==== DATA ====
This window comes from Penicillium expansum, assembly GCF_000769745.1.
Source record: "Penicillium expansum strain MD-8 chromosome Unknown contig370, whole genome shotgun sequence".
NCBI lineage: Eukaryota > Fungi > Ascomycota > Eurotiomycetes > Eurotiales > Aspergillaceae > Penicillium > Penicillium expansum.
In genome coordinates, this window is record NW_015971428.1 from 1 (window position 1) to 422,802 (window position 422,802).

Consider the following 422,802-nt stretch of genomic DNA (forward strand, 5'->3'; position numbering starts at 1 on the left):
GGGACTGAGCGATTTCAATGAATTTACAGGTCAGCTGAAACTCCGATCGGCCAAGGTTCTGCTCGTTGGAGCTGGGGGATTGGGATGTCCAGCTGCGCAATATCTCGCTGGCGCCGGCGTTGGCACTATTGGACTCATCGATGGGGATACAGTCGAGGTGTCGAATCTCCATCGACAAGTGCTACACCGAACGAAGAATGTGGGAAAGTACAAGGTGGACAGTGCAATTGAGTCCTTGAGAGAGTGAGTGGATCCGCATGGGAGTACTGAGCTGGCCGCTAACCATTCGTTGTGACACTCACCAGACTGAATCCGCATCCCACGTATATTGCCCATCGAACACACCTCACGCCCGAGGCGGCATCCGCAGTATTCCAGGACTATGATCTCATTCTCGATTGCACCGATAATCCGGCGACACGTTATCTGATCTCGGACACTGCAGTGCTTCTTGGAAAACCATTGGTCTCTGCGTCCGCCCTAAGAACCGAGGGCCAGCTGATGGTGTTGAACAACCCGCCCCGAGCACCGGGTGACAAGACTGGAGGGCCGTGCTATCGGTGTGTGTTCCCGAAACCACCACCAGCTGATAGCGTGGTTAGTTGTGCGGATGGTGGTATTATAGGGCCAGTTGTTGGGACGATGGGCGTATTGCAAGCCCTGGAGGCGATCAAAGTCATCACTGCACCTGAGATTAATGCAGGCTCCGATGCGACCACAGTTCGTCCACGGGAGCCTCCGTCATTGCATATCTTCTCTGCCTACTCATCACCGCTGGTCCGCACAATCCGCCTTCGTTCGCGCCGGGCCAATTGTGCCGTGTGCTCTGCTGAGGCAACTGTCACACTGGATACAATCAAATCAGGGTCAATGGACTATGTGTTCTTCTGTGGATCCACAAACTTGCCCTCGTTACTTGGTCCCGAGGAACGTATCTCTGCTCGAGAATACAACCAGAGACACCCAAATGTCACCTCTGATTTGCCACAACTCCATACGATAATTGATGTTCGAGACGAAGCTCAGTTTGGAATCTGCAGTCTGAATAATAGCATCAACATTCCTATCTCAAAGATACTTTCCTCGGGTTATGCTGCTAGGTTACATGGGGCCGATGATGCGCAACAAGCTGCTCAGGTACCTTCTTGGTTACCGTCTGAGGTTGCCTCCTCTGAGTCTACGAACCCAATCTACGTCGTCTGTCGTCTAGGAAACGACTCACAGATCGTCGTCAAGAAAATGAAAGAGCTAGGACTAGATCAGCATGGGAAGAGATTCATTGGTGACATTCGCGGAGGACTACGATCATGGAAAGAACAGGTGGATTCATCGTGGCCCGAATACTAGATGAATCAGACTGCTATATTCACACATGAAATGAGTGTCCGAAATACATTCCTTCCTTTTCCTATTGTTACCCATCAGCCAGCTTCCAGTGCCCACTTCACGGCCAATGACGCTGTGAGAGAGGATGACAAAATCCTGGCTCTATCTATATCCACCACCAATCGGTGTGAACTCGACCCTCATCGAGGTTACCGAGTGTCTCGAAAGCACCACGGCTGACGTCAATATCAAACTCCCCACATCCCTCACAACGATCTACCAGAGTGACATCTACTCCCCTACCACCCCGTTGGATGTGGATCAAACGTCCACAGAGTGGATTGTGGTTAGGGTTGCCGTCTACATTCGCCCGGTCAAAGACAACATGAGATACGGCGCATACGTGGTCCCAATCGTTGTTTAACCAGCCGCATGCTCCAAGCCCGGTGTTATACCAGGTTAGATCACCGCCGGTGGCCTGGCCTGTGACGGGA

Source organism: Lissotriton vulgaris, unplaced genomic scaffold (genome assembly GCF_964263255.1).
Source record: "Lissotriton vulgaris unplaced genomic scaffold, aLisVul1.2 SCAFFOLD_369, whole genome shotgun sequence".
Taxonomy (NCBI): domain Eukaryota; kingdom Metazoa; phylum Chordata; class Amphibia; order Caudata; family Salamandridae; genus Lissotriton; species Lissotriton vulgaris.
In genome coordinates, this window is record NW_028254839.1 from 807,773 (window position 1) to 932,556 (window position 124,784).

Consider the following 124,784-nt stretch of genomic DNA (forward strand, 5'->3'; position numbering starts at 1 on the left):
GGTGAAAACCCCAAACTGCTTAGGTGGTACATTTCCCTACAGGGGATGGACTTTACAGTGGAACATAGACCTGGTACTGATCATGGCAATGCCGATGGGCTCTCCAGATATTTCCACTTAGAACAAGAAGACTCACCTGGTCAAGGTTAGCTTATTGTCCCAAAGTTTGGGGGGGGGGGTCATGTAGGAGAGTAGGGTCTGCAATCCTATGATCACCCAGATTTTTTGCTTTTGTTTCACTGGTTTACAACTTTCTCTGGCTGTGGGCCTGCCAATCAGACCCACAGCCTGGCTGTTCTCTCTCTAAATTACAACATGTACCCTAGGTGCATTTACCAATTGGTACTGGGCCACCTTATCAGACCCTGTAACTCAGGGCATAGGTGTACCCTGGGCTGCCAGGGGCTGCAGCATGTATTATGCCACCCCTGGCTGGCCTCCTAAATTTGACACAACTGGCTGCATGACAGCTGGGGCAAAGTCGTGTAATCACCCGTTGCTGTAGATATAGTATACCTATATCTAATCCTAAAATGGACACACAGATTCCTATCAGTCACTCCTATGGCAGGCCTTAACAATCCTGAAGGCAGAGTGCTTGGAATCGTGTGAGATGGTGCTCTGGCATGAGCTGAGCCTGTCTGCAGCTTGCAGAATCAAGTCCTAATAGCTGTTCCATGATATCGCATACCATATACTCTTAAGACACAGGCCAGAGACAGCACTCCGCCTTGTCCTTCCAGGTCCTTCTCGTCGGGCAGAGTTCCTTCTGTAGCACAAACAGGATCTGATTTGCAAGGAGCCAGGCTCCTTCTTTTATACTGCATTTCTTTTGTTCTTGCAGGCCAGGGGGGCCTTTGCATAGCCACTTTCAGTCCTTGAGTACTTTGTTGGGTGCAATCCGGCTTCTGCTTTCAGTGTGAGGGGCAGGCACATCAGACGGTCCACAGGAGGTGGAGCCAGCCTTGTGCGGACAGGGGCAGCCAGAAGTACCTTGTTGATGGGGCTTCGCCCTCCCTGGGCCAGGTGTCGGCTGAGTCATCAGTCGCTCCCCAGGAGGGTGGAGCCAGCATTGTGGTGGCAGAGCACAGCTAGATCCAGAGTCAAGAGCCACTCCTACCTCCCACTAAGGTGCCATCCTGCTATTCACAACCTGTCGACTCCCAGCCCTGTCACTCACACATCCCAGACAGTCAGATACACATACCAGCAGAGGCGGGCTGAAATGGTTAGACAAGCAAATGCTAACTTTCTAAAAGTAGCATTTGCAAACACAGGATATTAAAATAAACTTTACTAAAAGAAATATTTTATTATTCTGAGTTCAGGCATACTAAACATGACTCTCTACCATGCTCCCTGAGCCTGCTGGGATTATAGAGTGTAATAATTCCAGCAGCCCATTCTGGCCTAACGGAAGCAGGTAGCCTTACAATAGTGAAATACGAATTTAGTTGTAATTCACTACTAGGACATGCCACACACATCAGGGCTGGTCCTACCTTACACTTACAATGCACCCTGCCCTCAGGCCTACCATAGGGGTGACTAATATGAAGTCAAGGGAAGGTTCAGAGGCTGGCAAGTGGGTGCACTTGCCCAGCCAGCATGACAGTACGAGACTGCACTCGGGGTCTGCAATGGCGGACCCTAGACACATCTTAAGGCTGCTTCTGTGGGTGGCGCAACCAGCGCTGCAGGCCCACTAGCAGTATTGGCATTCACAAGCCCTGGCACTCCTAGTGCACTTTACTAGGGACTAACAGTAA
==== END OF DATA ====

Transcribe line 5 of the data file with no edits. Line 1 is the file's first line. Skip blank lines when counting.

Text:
Consider the following 422,802-nt stretch of genomic DNA (forward strand, 5'->3'; position numbering starts at 1 on the left):